The town I grew up near and the town I now live in both have small malls. By small I mean, one story and all stretched out. We don't park in outside the exact same are everytime, but we're usually just running into one or two stores.

I bet it makes you proud that your daughter is the one taking drunk friends home and not the other way around!

LutheranChik said...

I get that way in malls too. Especially in Barnes and Noble.

Squirrely Jedi said...

I grew up being my mom's bag carrier. As a result, I generally only go to malls when absolutely necessary or if I'm just in a mood to walk and people watch. I never end up buying much of anything, either.

Friday Mom said...

Can I take SBW Daughter with me the next time I have to go to the mall? I can have a panic attack just thinking about going.

Dr.K said...

I was in Minneapolis for a few days back in January, and I asked the group I was with to stop in the Mall of America, just because it was likely the only opportunity to see it I would ever have and I was curious, and we happened to be driving by it on our way back to the airport. Outside, it was this gigantic, forbidding and stern, walled fortress, surrounded by hectares of asphalt. Inside, it was just another soporific mall, just bigger with extra levels and a cheesy amusement park in the middle. We spent exactly 1/2 hour there, and it was too much. I won't go back. I did get a good blueberry-banana smoothie on the way out, and there was a store that sold chess sets, which I liked, and the refrigerator magnet store and the oxygen bar were bizarre enough, but outside of that it was a half hour of my life that I'll never get back. I'll not return to the Mall of America, and I can assure anyone who hasn't been there yet that even despite all the hype, when you've seen one mall in America you've seen them all--they're all equally nondescript and all equally soul-sucking, from Minneapolis to Florida.

Writer Chica said...

I understand your mall anxiety. I don't tend to get lost in the main mall area, but the crowds and lights and posters and bad music bother me. I stay out of stores like Nordstrom and Bloomingdales that are constructed to suck you in and get you lost. I really can't stand Ikea, which is too bad cause I would probably like the stuff there. I can't stand feeling like cattle being corraled. I went the once and was just a basketcase when we finally left.

By the way, I hope that when my kids are teenagers they are as nifty as your kids.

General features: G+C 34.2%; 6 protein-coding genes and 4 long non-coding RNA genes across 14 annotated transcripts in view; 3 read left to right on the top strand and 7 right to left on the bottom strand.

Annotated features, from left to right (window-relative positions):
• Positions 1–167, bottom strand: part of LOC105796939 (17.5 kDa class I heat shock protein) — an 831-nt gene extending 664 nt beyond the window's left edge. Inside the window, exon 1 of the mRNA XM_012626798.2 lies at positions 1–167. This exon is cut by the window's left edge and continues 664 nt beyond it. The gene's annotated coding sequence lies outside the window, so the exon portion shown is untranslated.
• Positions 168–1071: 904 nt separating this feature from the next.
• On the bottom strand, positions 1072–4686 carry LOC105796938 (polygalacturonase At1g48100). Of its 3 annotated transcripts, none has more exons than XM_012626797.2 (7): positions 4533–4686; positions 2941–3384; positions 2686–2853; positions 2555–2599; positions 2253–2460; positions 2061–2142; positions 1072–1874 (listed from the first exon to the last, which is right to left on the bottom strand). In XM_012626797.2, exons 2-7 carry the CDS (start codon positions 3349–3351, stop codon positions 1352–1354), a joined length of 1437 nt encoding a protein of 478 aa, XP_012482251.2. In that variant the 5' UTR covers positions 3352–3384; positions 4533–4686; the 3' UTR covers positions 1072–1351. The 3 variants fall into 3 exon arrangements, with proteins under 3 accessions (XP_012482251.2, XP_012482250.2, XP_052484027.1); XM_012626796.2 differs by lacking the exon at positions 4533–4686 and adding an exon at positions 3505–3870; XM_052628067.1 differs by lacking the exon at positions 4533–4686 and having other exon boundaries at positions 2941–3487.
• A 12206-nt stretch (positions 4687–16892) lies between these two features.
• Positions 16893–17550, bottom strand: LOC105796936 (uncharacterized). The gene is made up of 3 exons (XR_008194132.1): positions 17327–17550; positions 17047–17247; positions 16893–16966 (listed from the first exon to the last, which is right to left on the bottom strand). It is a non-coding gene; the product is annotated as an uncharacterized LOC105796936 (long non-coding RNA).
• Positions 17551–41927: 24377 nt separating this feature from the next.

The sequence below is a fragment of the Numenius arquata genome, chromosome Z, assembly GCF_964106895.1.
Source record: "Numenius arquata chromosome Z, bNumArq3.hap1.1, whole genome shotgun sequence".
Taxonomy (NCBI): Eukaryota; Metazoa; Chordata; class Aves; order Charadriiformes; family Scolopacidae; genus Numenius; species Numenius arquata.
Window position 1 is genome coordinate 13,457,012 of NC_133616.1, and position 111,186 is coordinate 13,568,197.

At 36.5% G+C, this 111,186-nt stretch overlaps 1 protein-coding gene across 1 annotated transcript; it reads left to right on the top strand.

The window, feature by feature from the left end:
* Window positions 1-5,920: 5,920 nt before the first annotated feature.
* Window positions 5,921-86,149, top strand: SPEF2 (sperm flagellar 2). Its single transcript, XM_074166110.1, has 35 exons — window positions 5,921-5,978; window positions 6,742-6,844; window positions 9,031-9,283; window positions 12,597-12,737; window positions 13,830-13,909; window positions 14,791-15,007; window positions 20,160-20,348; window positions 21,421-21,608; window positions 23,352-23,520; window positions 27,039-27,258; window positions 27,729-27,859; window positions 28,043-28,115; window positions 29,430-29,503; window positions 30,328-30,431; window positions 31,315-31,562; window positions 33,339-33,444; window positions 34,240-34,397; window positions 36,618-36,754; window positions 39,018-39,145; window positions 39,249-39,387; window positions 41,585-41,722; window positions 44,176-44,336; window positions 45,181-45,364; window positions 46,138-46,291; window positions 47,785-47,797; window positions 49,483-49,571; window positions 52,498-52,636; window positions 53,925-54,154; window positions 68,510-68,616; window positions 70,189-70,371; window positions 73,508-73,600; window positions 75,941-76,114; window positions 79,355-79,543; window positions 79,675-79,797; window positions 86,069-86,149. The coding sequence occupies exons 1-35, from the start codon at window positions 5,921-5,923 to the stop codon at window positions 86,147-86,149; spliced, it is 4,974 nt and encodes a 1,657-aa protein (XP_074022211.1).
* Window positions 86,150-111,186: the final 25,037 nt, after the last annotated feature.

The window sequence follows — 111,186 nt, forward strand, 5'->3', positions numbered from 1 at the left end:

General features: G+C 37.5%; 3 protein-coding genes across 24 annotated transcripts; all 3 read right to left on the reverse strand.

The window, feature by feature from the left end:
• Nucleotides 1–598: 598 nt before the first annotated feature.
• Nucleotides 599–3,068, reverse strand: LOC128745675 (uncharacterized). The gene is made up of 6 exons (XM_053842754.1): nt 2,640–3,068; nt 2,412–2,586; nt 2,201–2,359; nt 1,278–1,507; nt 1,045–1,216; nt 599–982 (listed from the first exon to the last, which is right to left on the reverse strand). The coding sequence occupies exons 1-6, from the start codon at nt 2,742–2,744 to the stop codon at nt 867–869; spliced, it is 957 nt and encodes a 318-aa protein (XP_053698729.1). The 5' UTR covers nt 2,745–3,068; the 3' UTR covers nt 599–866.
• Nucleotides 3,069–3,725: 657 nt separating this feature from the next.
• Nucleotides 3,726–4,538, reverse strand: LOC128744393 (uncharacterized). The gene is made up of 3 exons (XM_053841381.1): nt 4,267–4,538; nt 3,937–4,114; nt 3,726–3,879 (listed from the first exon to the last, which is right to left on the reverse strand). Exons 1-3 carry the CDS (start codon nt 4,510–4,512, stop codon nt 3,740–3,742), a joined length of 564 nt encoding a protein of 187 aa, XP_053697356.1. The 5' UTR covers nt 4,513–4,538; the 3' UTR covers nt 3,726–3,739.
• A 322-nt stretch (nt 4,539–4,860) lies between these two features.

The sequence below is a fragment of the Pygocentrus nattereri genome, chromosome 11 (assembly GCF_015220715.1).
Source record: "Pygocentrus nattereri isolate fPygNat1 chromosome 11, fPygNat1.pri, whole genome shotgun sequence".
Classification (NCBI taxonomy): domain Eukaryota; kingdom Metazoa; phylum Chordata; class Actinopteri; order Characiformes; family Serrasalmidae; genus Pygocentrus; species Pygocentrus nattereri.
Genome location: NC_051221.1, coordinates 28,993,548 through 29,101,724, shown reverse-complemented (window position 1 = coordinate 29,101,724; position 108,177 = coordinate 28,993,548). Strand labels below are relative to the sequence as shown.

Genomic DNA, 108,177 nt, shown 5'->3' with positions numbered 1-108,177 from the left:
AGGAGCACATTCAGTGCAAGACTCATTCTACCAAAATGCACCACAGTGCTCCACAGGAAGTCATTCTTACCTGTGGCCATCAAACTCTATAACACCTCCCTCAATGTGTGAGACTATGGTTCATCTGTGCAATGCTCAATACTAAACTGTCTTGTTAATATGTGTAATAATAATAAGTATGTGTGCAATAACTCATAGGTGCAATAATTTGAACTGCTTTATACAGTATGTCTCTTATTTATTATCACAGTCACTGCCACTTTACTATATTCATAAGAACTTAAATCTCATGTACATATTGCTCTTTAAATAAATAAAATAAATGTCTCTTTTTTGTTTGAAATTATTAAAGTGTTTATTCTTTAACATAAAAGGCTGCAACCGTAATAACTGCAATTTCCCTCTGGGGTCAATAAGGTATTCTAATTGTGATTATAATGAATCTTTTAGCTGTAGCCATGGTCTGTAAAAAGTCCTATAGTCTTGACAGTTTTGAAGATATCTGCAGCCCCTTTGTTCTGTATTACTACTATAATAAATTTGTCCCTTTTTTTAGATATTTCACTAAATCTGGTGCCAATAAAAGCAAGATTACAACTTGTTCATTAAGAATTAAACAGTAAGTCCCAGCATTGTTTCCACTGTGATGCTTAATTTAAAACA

ScienceWoman said...

You know they intentionally design escalators in department stores so that you have to walk half-way around each time. Their plan is to get people to stop and shop on each floor. I took a really fascinating class on urbanization, environment, and development once and that's fact that I remember every time I have to go to the mall. Fortunately, here in Utopia we don't have a mall. And I can't think of any escalators either.

Mona Buonanotte said...

AHA! I KNEW the architects who design malls do that maze-like constructing on purpose! There's a mall not far from us that is the best kind of mall...shaped line a plus sign. It still makes me claustrophobic, but at least I don't get lost so much, and no escalators, which frighten me anyway.

landismom said...

Great post. I've been teaching my daughter to figure out the mall parking lot, in the hopes that when she's a little older, I'll never lose my car again.

Rev Dr Mom said...

LOL!

I, too, loathe malls, and here, like where you are, all stores are in malls. I hate it--from having to go round and round the parking lot to get a parking space, to the insipid background music to the cheesy "cutesy" displays to the way that once you're inside you lose all sense of location--you could be anywhere, in any mall--to the manipulative way they are constructed.

I buy whatever I can on-line, but there are still times I have to go there.

kathy a said...

i don't like malls, either. i've been putting off a trip, because i desperately need to go clothes shopping.

we call that glazed-over get-me-out-of-here feeling "mall rot."

betty said...

Hey Jo(e),
That was a cute story. My mom is exactly the same as you - canNOT get around a mall if her life depends on it. She does, however, have persistance and can shop for a long time without even eating. She has learned to feed me well during shopping - because if she doesn't, I lose all the energy needed to steer her around.

What an intersting conversation in the comments about the design of malls! I always get mad about escalator design in department stores and I'll certainly think about that the next time I'm in one.

Claire said...

I hate malls, unless my kids are with me, and then they keep me from losing.my.mind. I love your daughter!

Robin said...

I agree with you, re: malls. Do you have IKEA where you live? It's a stand alone store but it's huge and they have this mazy path that you're supposed to take through the showroom. I think they must have the same design concept that your students described.

Rana said...

I had another thought... for those of you who get lost -- what works for me is to carefully memorize the three stores near the exit/entrance I came in through (you need at least two, as often malls have more than one, say, Payless Shoes), and then, to always move in the same direction around the mall, until eventually you get back to those three stores. It's a bit like doing a maze; if you go into a store on the left, turn left coming out -- if you go into a store on the right, turn right coming out. Eventually you'll come full circle (because all malls are circular to one degree or another) or a complete dead end (at which point you just rotate yourself 180 and continue on in the direction you came from).

Of course, this presumes a certain clarity of thought, something I'm not consistently able to manage, myself. If you're dazed by the mall, I'm afraid I have no advice. (Except maybe to eat something. ;) )

(Similarly, in department stores, if you're really lost, aim for a wall, and follow it -- eventually you'll either come to the bathrooms, an elevator, or a door.)

jo(e) said...

Rana: Really, someone should teach courses in mall survival techniques.

Perhaps I should carry food, flashlight, and First Aid kit with me next time I brave the mall ...